There is a technique I sometimes use to repress detail on problem skin. I make a duplicate layer of a portrait, introduce a gaussian blur at 28.5 pixels, hit the quick mask icon at the bottom of the layer menu box and then use a paintbrush, set to 20% opacity to brush in a softness to the image. The benefit of this very simple method is that I can use the opacity slider in the layers panel to pull back on the effect. I try to be judicious when I use this method because I think most people's eyes are very good at seeing this "deception."
I try not to use any blurring techniques for most portraits. It really all depends on the skin quality and the way a portrait is lit. Contrasty lighting can make even the nicest skin look worse. Clients with big pores or rough skin texture love the softening effect and, when the images are for their use, I am not disinclined to please them. When I photograph for myself though I am too keenly aware that the introduction of the softening technique diminishes the value I find for myself in prints and images. I can only conjecture the same is true for my intended audience for these sorts of portraits = VSL readers and others who appreciate photographs.
The image above uses no post processing blur technique but takes advantage of a close, large diffuser to moderate the transitions between highlights, midtones and shadow areas. In this regard shooting with 14 bit raw files is helpful to prevent even slight banding in shadow areas and transition areas by dint of throwing more information into the mapping mix. That my model is young, has great skin, and has used make up well, is a big benefit to the final image as I pre-visualized it. (Actually, I can only pre-visualize in giant swaths, like putting up a big fence. Everything creative happens unconsciously in smaller sections of the big fence, mental ranch).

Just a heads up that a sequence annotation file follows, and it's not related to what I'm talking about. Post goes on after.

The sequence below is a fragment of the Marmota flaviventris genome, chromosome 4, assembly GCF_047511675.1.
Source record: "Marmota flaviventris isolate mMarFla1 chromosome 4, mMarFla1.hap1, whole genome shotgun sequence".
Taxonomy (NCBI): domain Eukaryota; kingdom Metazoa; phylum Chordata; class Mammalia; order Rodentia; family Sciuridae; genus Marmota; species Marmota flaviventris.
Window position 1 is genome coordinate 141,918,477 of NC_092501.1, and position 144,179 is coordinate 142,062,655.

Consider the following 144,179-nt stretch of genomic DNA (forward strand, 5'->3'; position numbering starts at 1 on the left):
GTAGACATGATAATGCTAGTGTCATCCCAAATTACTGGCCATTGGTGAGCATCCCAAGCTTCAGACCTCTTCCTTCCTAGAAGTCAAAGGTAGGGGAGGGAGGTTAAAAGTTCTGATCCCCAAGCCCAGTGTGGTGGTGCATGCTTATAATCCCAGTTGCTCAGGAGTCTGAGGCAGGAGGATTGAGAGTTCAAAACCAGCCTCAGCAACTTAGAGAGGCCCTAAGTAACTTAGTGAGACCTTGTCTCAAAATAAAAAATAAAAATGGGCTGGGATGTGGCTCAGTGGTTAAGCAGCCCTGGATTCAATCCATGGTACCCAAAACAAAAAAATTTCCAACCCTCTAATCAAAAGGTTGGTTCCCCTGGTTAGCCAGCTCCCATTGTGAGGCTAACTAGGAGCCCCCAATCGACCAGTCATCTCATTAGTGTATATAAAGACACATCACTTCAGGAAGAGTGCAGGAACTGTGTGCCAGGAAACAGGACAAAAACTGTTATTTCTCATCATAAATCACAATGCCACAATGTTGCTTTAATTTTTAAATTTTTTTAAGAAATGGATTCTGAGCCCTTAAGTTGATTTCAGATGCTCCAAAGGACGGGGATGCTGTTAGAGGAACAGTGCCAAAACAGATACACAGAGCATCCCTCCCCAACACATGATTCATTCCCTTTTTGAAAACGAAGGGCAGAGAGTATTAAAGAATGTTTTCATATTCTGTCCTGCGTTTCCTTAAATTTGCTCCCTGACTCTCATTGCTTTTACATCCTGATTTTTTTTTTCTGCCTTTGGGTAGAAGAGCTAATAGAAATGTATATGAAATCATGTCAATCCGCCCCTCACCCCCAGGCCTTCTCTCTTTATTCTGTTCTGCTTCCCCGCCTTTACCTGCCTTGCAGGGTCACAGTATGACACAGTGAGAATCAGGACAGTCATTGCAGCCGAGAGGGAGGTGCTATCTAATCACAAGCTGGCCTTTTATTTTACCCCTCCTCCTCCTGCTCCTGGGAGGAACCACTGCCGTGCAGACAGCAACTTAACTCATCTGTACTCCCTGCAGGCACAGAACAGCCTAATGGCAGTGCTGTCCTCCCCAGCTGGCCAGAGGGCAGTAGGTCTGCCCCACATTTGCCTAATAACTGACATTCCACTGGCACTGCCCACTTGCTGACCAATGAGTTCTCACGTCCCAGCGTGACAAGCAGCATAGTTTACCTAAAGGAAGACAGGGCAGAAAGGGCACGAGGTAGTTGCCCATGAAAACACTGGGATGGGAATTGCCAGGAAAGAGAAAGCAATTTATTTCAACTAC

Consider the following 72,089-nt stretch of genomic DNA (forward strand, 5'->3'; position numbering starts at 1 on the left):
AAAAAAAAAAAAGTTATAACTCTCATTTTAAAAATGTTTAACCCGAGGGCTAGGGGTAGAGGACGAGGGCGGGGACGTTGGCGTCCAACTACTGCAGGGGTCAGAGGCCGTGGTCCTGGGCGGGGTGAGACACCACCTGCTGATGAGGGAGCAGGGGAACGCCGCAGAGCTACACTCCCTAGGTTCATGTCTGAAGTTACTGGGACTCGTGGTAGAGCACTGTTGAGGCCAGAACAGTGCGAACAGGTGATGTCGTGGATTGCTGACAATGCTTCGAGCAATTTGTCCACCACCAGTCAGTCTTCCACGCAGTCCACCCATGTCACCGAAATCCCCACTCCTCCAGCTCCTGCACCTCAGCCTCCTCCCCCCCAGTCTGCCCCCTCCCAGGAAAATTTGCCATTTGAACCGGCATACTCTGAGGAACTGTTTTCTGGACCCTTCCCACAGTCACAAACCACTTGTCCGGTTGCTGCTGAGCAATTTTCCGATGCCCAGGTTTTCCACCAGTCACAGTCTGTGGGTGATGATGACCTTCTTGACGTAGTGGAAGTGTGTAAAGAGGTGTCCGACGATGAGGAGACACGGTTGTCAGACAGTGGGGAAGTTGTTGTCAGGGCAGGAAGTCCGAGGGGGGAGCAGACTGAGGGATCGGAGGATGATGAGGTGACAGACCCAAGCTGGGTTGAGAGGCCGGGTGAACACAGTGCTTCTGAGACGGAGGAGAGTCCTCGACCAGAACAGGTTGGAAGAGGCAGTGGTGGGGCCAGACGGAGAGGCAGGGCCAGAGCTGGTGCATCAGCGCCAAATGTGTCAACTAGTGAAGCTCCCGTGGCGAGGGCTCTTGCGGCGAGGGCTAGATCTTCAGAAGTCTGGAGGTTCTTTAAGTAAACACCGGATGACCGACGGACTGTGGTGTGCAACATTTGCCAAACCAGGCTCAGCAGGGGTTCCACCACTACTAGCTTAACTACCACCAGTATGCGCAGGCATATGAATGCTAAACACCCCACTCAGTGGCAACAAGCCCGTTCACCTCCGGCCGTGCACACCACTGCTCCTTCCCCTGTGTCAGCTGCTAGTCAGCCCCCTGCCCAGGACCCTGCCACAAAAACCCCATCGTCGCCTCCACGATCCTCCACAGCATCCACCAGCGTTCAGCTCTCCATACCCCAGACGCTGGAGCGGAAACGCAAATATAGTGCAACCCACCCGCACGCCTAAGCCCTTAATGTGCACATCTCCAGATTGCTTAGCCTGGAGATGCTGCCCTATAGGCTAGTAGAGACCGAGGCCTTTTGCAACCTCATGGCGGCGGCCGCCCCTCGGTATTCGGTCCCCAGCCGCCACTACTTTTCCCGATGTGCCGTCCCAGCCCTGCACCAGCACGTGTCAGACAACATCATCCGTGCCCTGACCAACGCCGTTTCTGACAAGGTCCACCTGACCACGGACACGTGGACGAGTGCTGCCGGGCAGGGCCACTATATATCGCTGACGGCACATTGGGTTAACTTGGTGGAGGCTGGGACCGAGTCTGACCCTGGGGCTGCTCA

One uses retouching on images when there are details that take attention away from the main goal, a subjective but positive rendering of the subject in it's holistic form. At times one must "kill" the details so the whole construct can serve its purpose.
The right lens can also help. I am doing more and more research into why various lenses were designed to function the way that they are. I started getting interested when I discovered that the lenses that made the best black and white images for me were one with under corrected spherical aberrations. Those would include the 135mm f2.0 I recently picked up, as well as the raft of 105mm f2.5 Nikons I've been collecting.
There is a similarity between them which is a signature of sorts. Stopped down they rival anything out there for sharpness but at the wider apertures they create out of focus backgrounds that have a very pleasing aesthetic look. I know that the current mania, at least in the U.S., is to value a lens based on its ultimate sharpness. As I get more experience under my belt, and shoot more portraits, I'm beginning to think there are other considerations in lens design (and performance) that are equally, if not more, important.
My friends wonder sometimes why I seem to have a preference for older optics. It's not that I want the burden of manually focusing these lenses, it's that they render photographs of things in a way that seems both more pleasing and more real to me.....regardless of which camera I use them on.
Besides, if everyone photographs with the same little trio of zoom lenses then visual life gets boring.